FLOWERY BRANCH, Ga. — Matt Ryan barked out a play, took the snap and zipped a pass to the receiver who played his college ball at Alabama.
Nope, it wasn't Julio Jones.
He's sitting out the team's voluntary offseason program. So it was Calvin Ridley — a first-round draft pick from the Crimson Tide — who got a chance to shine during a 90-minute practice Wednesday.
But, for a team with Super Bowl aspirations, it was impossible to ignore the absence of No. 11.
So, where's Julio?
The Falcons say it's no big deal, even as they talk constantly about the importance building camaraderie and trust in each other during the voluntary offseason workouts, a big part of coach Dan Quinn's much-ballyhooed "Brotherhood ."
Jones said his absence has nothing to do with any hard feelings toward the only team he's played with in the NFL, but he's vague about his reasons for staying away and it seems fairly obvious that he's trying to send a message about his desire for a new contract.
While Jones still has three seasons remaining on the last deal he signed — a five-year, $71.3 million extension with $47 million in guaranteed money — his average salary is now less than at least a half-dozen receivers around the league. Most tellingly, recent deals with Tampa Bay's Mike Evans and Cleveland's Jarvis Landry seemed to set a whole new financial bar for the NFL's top pass catchers, a list that certainly includes Jones.
In addition, he surely took note when the Falcons made quarterback Matt Ryan the league's NFL's first $100 million man , agreeing to a new deal that assures the quarterback of at least that much in guaranteed money and could average out to as much as $30 million annually over five seasons.
Rarely flustered, Ryan got a bit testy when asked about missing out on a chance to work with his favorite receiver during OTAs.
"We'll have our chances to work together," the QB said. "I'm not going to go into it more than that. It's not really anybody else's business."
Jones has gone silent on social media and hasn't spoken in months to the Atlanta media, but he did provide some reassuring words to Falcons fans when the gossip site TMZ caught up with him last weekend as he was leaving a swanky restaurant in West Hollywood .
"Everyone wants a story right now. There's no story to be told," Jones insisted. "I'm just working on getting myself better. I'm just working on myself right now. That's all that is. There's no bad blood between me and the team or anything like that."
Jones insisted that he plans to remain with the Falcons for the rest of his career, echoing a sentiment expressed by owner Arthur Blank.
"Everybody on the outside (is) trying to look in and trying to destroy what we built there," Jones said. "I'm not going nowhere. I'll be there. I love the team. I love the organization. I love everybody there. I'm good."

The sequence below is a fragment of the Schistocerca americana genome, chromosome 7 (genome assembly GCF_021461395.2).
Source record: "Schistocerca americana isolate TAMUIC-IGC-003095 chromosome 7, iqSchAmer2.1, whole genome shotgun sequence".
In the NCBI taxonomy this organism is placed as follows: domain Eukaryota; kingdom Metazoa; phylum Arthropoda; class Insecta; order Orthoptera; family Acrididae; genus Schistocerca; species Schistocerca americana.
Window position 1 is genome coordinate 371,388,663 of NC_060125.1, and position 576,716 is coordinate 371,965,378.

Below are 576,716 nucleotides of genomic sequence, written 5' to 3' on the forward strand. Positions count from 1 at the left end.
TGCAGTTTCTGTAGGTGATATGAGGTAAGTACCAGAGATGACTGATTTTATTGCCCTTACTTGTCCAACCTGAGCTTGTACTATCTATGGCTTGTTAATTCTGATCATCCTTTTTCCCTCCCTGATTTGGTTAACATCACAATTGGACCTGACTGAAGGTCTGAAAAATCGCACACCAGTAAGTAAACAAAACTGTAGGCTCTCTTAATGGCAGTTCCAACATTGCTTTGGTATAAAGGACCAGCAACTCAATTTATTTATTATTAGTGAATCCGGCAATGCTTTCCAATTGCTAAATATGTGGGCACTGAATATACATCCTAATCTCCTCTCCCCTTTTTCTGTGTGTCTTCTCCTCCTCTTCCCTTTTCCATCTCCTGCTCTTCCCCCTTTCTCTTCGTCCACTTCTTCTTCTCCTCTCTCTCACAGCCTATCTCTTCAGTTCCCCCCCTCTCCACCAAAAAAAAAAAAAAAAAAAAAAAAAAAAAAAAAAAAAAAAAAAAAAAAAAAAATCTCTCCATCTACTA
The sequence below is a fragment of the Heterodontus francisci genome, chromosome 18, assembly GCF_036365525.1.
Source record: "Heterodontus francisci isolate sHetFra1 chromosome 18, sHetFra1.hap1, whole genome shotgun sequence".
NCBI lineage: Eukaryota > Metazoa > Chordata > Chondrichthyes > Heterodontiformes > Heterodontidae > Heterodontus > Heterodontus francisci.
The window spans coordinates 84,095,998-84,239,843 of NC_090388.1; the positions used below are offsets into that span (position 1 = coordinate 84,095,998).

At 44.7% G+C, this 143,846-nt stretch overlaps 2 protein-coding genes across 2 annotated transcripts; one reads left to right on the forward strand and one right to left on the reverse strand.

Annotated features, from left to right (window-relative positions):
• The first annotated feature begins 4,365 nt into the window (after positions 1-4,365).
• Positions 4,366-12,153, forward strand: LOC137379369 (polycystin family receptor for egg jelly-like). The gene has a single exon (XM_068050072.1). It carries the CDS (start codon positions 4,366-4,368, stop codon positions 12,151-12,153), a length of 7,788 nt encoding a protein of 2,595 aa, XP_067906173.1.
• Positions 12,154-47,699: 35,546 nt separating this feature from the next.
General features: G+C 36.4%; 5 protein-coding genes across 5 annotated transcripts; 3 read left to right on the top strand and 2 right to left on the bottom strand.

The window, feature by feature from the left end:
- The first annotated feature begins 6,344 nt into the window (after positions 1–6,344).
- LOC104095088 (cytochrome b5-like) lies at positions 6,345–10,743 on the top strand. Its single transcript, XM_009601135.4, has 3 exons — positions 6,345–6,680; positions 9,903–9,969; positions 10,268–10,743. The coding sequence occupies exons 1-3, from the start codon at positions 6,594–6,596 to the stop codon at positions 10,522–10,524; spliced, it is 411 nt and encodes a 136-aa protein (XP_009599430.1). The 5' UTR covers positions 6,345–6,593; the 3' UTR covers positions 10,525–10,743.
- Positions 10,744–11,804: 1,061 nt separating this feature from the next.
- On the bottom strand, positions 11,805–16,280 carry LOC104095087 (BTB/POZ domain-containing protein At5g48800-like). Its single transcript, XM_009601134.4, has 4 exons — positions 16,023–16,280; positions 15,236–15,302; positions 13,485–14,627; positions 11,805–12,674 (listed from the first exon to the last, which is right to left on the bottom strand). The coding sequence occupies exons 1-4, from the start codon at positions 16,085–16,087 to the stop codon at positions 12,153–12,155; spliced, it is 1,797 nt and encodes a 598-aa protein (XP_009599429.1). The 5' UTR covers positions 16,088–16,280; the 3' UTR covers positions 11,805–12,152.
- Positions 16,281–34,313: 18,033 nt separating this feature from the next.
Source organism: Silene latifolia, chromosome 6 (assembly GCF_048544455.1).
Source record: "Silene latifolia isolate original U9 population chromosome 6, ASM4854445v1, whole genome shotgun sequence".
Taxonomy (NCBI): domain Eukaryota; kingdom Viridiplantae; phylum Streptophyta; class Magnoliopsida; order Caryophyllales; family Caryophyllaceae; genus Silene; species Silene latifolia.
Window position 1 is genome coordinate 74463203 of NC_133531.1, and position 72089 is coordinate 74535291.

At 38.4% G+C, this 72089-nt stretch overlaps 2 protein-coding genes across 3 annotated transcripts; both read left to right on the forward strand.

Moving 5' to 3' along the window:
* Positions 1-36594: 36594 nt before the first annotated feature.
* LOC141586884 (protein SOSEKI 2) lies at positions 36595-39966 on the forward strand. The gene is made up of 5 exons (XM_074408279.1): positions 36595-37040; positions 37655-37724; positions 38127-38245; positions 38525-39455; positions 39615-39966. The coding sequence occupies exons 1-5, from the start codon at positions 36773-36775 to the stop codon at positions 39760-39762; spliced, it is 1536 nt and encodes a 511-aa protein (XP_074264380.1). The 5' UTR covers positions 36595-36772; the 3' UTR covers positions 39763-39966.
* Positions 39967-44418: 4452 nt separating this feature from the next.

Still, Jones' decision to skip OTAs has been a major topic of conversation around Atlanta, with fans and sports talk radio weighing in almost daily on his future with a team that reached the Super Bowl during the 2016 season and the second round of the playoffs last season.
Everyone can rest easy, Quinn insisted.
Jones has assured his coach that he'll be at the team's mandatory minicamp, which is scheduled for June 12-14.
"The guys who are really close to him, obviously they keep up," Quinn said outside the locker room after practice. "It's not like they don't hang out and talk on the phone and do stuff together. They may not be spending the amount of time here, in the building, that they normally do. But that doesn't mean they don't spend time away from here. So, no issues on our end.
"I know he's working really hard. I've had contact with him, obviously. We can't wait to get him back, here, with the guys. But he's really putting good work in. I think we'll see the results of that work, hopefully soon."
The 29-year-old Jones is a huge weapon in the Falcons' offense , using his rare combination of speed, size and power to shake off constant double-teams. Last season, he had 88 catches for 1,444 yards — his fourth straight season with at least 80 receptions and 1,400 receiving yards. In 2015, he had one of the greatest seasons ever by an NFL receiver — 136 catches (tied for the second most in league history behind Marvin Harrison's 143) and 1,871 yards (surpassed only by Calvin Johnson's record of 1,954) .
Ryan certainly recognizes the bond he has with his favorite receiver.
They've been together since 2011. They won't be any trouble getting back in sync, Ryan said confidently.
As soon as Jones shows up, that is.
"No concern," Ryan said. "He's always been extremely well prepared coming into seasons, going into games. Talk about being on the same page: we've played together for a long time. When he's healthy and he feels good, like he does right now ... it's very easy to get on the same page. He's so talented. So, we're fine."